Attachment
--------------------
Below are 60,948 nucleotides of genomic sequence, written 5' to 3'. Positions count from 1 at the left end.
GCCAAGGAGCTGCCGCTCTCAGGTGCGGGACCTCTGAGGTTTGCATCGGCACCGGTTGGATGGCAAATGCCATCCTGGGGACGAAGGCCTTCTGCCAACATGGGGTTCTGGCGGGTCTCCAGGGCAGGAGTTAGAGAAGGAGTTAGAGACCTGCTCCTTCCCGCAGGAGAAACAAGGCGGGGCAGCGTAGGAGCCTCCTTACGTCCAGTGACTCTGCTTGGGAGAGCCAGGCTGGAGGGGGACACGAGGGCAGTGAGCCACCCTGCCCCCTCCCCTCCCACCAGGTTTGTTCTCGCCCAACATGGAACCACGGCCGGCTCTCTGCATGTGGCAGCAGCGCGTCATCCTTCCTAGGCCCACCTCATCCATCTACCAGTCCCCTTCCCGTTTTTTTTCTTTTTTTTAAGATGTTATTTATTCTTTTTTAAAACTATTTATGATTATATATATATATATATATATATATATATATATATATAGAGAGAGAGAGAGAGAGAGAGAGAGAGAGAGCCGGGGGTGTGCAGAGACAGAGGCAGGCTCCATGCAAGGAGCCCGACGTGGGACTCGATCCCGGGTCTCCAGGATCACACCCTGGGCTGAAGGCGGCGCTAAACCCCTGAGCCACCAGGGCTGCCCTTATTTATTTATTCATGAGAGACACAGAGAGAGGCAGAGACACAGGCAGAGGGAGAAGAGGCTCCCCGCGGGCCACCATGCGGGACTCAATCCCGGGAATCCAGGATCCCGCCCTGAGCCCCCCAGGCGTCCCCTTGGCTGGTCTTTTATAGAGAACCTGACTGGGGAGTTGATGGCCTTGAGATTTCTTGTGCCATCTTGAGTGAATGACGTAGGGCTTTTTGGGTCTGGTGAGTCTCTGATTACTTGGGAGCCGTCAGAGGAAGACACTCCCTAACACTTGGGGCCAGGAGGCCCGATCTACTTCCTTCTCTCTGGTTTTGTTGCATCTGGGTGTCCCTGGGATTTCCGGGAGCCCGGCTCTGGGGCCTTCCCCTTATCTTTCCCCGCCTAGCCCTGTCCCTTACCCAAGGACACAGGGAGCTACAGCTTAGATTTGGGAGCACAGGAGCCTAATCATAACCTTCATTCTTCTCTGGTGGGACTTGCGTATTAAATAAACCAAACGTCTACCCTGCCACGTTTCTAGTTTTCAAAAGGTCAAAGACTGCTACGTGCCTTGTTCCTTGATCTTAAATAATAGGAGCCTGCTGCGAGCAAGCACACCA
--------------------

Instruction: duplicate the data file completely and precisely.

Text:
Below are 60,948 nucleotides of genomic sequence, written 5' to 3'. Positions count from 1 at the left end.
GCCAAGGAGCTGCCGCTCTCAGGTGCGGGACCTCTGAGGTTTGCATCGGCACCGGTTGGATGGCAAATGCCATCCTGGGGACGAAGGCCTTCTGCCAACATGGGGTTCTGGCGGGTCTCCAGGGCAGGAGTTAGAGAAGGAGTTAGAGACCTGCTCCTTCCCGCAGGAGAAACAAGGCGGGGCAGCGTAGGAGCCTCCTTACGTCCAGTGACTCTGCTTGGGAGAGCCAGGCTGGAGGGGGACACGAGGGCAGTGAGCCACCCTGCCCCCTCCCCTCCCACCAGGTTTGTTCTCGCCCAACATGGAACCACGGCCGGCTCTCTGCATGTGGCAGCAGCGCGTCATCCTTCCTAGGCCCACCTCATCCATCTACCAGTCCCCTTCCCGTTTTTTTTCTTTTTTTTAAGATGTTATTTATTCTTTTTTAAAACTATTTATGATTATATATATATATATATATATATATATATATATATATAGAGAGAGAGAGAGAGAGAGAGAGAGAGAGAGCCGGGGGTGTGCAGAGACAGAGGCAGGCTCCATGCAAGGAGCCCGACGTGGGACTCGATCCCGGGTCTCCAGGATCACACCCTGGGCTGAAGGCGGCGCTAAACCCCTGAGCCACCAGGGCTGCCCTTATTTATTTATTCATGAGAGACACAGAGAGAGGCAGAGACACAGGCAGAGGGAGAAGAGGCTCCCCGCGGGCCACCATGCGGGACTCAATCCCGGGAATCCAGGATCCCGCCCTGAGCCCCCCAGGCGTCCCCTTGGCTGGTCTTTTATAGAGAACCTGACTGGGGAGTTGATGGCCTTGAGATTTCTTGTGCCATCTTGAGTGAATGACGTAGGGCTTTTTGGGTCTGGTGAGTCTCTGATTACTTGGGAGCCGTCAGAGGAAGACACTCCCTAACACTTGGGGCCAGGAGGCCCGATCTACTTCCTTCTCTCTGGTTTTGTTGCATCTGGGTGTCCCTGGGATTTCCGGGAGCCCGGCTCTGGGGCCTTCCCCTTATCTTTCCCCGCCTAGCCCTGTCCCTTACCCAAGGACACAGGGAGCTACAGCTTAGATTTGGGAGCACAGGAGCCTAATCATAACCTTCATTCTTCTCTGGTGGGACTTGCGTATTAAATAAACCAAACGTCTACCCTGCCACGTTTCTAGTTTTCAAAAGGTCAAAGACTGCTACGTGCCTTGTTCCTTGATCTTAAATAATAGGAGCCTGCTGCGAGCAAGCACACCA